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“Great Day” Tuesday 03/19/2019
There are times in life when we think, ‘if I were in-charge of this or that things would be different.’
Maybe. When given the opportunity to bring about change we often get a reality-check, because there are complications we never imagined.
Fortunately, there is only one God who knows all and controls everything.
As we seek His guidance we’re blessed with wonderful ideas to make this a better world.
A recommended song to accompany this devotion is “If I Ruled The World” by Tony Bennett and Celine Dion.
To hear the complete 3-minute program click > on the sound bar ABOVE, or contact email@example.com and request that it to be sent to your e-mail daily.
Users of ANDROID Mobile Devices can download this program by holding on Great Day 031919 and selecting ‘Save Link’.
“Great Day Presents” Week Of 03/17/2019 – 03/23/2019
The Chapel Quotes
“What we say and how we act when times are the toughest are actually the truest reflections of who we are deep down within our soul.”
“Through repentance we have forgiveness of sins. You cannot commit a sin so big that God cannot forgive. We are not to see ourselves as the beholders of justice, but of forgiveness. Christ serves as the model that we should follow to be dispensers and beholders of not of justice, not of retribution, but forgiveness, grace and mercy.”
To access complete messages from The Chapel click http://www.thechapel.net to go to The Chapel website.
“Christian Stylings In Ivory” by composer-musician Don Krueger Week of 03/17/2019.
To hear the complete 15-minute program click > on the sound bar ABOVE.
Users of ANDROID Mobile Devices can download this program by holding on Stylings 031719 and selecting ‘Save Link’.
Our Devotion: “As Far as the East Is from the West” by Katie Pfotzer of San Francisco, CA, a professional writing student at Taylor University in Upland, Indiana.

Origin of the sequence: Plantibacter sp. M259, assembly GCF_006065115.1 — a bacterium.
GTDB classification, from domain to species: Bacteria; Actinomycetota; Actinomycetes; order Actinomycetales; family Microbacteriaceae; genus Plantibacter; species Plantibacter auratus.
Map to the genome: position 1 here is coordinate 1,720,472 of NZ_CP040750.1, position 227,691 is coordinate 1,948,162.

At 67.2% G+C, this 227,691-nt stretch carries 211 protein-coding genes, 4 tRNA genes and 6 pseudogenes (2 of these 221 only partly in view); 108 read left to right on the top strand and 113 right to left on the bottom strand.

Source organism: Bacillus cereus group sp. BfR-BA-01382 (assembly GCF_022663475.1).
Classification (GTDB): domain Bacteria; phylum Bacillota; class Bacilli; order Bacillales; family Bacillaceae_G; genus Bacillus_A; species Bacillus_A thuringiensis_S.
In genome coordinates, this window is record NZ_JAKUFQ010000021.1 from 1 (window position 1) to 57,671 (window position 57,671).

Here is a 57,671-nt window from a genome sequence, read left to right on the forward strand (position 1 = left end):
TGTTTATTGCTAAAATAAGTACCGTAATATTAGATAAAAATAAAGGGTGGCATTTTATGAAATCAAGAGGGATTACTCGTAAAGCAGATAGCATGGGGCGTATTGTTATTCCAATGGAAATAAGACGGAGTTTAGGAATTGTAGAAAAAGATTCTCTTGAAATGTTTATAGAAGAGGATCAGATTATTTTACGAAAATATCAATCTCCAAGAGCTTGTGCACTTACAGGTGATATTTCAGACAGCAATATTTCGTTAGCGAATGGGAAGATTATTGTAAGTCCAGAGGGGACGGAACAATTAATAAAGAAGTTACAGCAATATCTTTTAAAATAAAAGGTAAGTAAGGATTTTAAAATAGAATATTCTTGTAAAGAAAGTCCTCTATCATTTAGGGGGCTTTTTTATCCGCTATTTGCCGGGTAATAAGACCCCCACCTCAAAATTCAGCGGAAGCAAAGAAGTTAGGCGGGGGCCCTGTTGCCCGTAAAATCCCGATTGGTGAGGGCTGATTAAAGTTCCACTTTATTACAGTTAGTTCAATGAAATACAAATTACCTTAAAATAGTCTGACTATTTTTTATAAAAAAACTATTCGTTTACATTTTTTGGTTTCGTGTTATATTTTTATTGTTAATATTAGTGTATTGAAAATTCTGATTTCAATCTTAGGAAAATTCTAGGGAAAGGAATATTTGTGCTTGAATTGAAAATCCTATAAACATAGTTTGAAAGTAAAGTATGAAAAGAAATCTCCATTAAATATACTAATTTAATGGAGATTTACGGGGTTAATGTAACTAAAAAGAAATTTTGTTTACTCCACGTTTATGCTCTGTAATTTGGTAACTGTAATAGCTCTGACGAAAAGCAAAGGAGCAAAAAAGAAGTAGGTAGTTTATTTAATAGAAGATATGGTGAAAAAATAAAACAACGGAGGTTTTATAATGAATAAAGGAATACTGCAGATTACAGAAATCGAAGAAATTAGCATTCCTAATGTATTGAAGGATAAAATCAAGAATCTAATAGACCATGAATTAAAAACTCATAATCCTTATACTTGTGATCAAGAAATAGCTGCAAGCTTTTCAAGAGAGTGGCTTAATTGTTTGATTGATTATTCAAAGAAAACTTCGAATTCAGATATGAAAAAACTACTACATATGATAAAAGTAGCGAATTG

“As far as the east is from the west, so far does he remove our transgressions from us.” Psalm 103:12 (ESV)
As Christians, we are told to forgive one another. This exhortation has been drilled into us from the first time in Sunday school when Bobby Oatis stole the doll you were playing with (or maybe that’s just me).
It is not always easy to forgive others, but it can be even more difficult to forgive ourselves. In the Christian world, it can sometimes even be seen as godly to carry around guilt for over our sin long after we have confessed.
My friend, how can we accomplish anything for God—how can we move forward with the calling He has for us—if we are stuck in the guilt of our past sin?
We are the adopted sons and daughters of the King. God says He has separated our sin from us “as far as the east is from the west.”
When we live our lives drenched in shame, we neglect the most beautiful part of God’s free gift of grace—a new beginning.
Prayer: Lord, help me to let go of what has consumed me so I may do Your will on this earth. Amen.
Book Review 03/13/2019
This Book Review is by Tarah Zumbrun, Professional Writing student at Taylor University, Upland, Indiana
By R. C. Sproul
Baker, PB, 209 pages
C. Sproul’s Faith Alone is an excellent, in-depth history and analysis of the difference between the Roman Catholic and Reformer views of the doctrine of justification. The Reformers’ beliefs stand firm in the idea that faith is all a sinner needs to be saved, but good works will surely follow if the faith is true. This means justification is only obtained through Jesus’ sacrifice and God’s grace. The Roman Catholic beliefs assume justification is a declaration from God that is first earned through inherent righteousness. This does not coincide with the Reformers’ doctrine of sola fide. The nature of these differing beliefs has sparked confusion, disagreements, and even wars. However, the way society responds to these differences has also evolved drastically since the controversy started.
Sproul uses examples from many unique authors, theologians, and prominent religious leaders to thoroughly explain the core of each side’s doctrines. It is impossible to read this book as a Christian and not learn something new about either the history of the church or the fundamental values of different branches of Christianity that are too often overlooked. Many Christians do not realize that the difference of interpretation and analysis of the Bible that started this conflict still remains today. Knowing what the Bible says about justification, faith, and works is crucial to having a relationship with the Lord, and this book can provide informative guidance in that journey to truth.
This book is perfect for any adult (18 or older) searching for truth and understanding regarding why Roman Catholics and Protestants hold their differing beliefs about justification. Having the knowledge and understanding to back up one’s beliefs is priceless. Reading this book will inspire introspection and curiosity into the current views of the church.
Review used by permission of Evangelical Church Library Association (ECLA)
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